Soon computer viruses, spyware, and other malware may be a thing of the past.
If, that is, you pony up an extra $50 per year to Microsoft. This week, the software giant (obligatory cliche) announced a Windows Live OneCare, which promises to provide subscribers with “round-the-clock protection and maintenance–virus scanning, firewalls, tune ups, file backups, the whole nine yards.” This comes after years of demands from customers that the company shore up its operating systems and focus more attention on security.
Then again, regular major security flaws haven’t done much to erode Microsoft’s market share, and so perhaps there is some justification for making security an add-on service rather than a part of the operating system itself.
But one factor in the decision to sell Windows Live OneCare live, according to several industry analyst, is that Microsoft is aiming to avoid the attention of the antitrust squad. According to at least one commentator, this restrained competition is laudable:
It’s fair to argue that something like OneCare ought to be built into Windows. But think about what would happen next: The competition would probably find its air supply cut off, as people flee from the cost and complexity of adding third-party replacements for something built into Windows. And recent history has shown that Microsoft tends to slack off if it doesn’t feel a competitive threat–witness how Windows Media Player and Internet Explorer stagnated until iTunes and Firefox got Microsoft’s attention.
With OneCare, Microsoft is trying to clean up its own mess while preserving competition. That’s especially important in the security-software market, where many of the companies that have dominated it so far seem to have adopted Microsoft’s worst habits of sloth.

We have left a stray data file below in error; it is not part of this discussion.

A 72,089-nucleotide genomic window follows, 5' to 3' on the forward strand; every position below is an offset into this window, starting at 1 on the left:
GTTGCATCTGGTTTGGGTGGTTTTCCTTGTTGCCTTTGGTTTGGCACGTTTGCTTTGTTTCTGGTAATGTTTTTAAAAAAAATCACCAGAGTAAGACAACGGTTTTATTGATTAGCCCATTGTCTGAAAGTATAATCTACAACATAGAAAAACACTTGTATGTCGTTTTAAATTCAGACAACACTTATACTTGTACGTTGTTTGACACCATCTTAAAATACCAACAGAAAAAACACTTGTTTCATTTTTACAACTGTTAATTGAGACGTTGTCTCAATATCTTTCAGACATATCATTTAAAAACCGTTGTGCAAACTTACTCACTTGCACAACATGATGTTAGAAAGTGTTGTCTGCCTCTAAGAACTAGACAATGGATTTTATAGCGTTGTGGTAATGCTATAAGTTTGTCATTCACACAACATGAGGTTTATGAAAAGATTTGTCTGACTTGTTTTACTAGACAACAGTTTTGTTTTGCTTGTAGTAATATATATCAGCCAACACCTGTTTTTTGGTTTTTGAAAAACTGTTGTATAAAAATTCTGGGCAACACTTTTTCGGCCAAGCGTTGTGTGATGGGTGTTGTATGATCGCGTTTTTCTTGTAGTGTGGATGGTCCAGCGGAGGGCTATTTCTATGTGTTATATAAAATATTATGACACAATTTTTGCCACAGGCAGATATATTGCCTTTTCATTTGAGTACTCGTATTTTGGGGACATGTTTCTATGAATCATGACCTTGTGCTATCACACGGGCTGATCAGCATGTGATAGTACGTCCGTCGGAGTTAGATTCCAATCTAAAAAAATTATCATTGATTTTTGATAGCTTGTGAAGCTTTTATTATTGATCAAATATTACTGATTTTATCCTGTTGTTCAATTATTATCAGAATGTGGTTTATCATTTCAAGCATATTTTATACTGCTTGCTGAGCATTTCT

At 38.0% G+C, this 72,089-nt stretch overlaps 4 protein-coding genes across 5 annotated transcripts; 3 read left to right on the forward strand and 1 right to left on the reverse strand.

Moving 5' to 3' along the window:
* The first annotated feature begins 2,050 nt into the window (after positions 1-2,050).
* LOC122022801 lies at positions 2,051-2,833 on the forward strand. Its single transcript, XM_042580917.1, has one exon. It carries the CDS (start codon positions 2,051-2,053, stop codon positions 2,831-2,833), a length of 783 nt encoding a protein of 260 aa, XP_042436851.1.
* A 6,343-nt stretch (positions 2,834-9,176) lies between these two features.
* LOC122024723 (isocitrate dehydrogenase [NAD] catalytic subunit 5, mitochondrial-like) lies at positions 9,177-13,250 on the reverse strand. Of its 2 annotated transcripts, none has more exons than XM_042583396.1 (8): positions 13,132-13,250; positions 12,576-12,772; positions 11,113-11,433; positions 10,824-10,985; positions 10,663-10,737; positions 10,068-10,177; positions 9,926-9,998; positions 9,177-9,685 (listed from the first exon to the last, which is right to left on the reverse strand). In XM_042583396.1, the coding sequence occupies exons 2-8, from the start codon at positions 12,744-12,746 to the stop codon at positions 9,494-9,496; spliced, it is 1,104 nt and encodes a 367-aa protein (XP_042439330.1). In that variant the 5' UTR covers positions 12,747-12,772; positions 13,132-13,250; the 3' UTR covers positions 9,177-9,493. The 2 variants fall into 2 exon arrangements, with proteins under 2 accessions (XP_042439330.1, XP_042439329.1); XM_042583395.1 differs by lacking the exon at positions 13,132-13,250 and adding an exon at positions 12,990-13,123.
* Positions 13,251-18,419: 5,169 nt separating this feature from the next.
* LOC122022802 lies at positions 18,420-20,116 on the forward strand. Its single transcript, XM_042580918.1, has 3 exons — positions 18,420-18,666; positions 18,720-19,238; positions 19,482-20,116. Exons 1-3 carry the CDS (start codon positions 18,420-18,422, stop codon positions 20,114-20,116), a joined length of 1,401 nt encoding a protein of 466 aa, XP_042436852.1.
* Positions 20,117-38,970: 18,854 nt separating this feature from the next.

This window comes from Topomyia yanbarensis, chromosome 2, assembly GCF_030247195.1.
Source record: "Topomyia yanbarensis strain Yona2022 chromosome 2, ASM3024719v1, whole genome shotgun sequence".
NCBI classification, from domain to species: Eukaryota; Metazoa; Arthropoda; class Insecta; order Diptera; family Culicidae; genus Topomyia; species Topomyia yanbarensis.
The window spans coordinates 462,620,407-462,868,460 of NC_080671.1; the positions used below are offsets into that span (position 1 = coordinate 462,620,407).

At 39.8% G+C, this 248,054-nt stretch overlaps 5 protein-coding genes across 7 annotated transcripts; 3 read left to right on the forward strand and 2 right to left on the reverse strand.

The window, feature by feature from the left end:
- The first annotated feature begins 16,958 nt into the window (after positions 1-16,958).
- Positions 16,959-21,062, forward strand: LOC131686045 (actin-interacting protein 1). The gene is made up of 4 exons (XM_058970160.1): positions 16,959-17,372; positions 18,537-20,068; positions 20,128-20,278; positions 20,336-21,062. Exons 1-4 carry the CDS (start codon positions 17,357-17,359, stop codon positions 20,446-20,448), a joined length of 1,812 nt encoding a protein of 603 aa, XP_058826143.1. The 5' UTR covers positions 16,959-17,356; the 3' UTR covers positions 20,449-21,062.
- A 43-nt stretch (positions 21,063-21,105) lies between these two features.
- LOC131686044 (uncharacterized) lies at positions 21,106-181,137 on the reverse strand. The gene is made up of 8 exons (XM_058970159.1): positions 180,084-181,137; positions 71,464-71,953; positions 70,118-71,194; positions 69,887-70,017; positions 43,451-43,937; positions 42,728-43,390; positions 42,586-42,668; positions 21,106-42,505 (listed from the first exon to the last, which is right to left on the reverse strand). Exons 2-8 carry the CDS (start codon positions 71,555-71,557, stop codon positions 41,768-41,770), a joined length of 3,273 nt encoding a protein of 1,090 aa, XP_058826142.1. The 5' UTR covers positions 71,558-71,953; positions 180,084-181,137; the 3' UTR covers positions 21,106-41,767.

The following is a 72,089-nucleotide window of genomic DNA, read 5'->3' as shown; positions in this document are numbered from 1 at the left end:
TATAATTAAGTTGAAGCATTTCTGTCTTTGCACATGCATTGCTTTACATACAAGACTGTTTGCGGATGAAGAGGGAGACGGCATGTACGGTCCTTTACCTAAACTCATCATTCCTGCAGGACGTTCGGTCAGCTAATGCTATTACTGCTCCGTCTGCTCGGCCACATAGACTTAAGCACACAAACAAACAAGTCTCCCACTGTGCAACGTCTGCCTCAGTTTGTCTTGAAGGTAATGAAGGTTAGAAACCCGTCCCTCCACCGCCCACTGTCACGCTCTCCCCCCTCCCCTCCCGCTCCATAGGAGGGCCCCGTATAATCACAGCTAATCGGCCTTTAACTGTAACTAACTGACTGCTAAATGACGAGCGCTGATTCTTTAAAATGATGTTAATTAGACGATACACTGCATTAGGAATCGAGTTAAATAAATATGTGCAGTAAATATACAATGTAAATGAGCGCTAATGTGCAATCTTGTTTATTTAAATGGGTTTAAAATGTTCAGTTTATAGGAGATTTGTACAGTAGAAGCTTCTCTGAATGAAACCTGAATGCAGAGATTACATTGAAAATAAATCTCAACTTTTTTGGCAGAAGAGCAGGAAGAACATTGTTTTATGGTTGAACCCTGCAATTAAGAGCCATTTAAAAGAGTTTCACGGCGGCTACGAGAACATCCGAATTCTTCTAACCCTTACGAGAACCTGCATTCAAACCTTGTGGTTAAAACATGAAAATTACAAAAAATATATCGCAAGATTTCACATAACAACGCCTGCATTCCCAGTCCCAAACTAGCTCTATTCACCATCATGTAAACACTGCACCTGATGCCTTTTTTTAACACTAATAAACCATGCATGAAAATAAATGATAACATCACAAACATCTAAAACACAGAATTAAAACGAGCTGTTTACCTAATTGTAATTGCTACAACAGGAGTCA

Remember that the ostensible purpose of antitrust law is to protect consumers. When companies become monopolists, the argument goes, they can raise prices and extract undue sums from their customers, while innovation, and the consumer benefits that come with it, stagnates.
But here, it’s consumers that are getting the short end of the stick. For fear of the antitrust boys (and perhaps because the market will bear it), Microsoft has essentially unbundled what was traditionally a part of an operating system–strong security to protect users’ files, networks, and operating environment–and is now selling it as a separate service for $50 per year. (Among UNIX-derived operating systems, for example, including advanced security auditing tools is the norm.) If antitrust concerns are behind this decision, then antitrust is costing security-conscious consumers, by my calculations, $50 per head per year.
That’s protection? It seems more like a protection scheme. One wonders whether Microsoft isn’t exactly upset that it can hint about antitrust concerns as its reason for unbundling security so as to avoid consumer ire.
Even if not in the U.S., Microsoft surely would have run into antitrust problems in the EU, where antitrust authorities are much keener to meddle, especially when a U.S. firm is involved. Recall that the company’s last settlement with the EU gave birth to “Windows N,” a version of the operating system without a bundled media player. (Not surprisingly, “N” has not exactly been a hit with consumers, leading to the joke that the ‘N’ stands for ‘no one.’)
Inadvertently, this time, the antitrust enforcers may have just created yet another version of the popular operating system: Windows NS. ‘NS’ stands for ‘no security,’ and it’s likely the version that you’re using right now.
Better than restrained competition–the sort of term that makes any economist nervous–is plain competition, unburdened by the threat of arbitrary government meddling. Without the antitrust hatchet hanging overhead, Microsoft’s OneCare might well just be a part of the operating system, correcting (perhaps; hopefully?) a series of flaws in the design of its products that have frustrated users for years.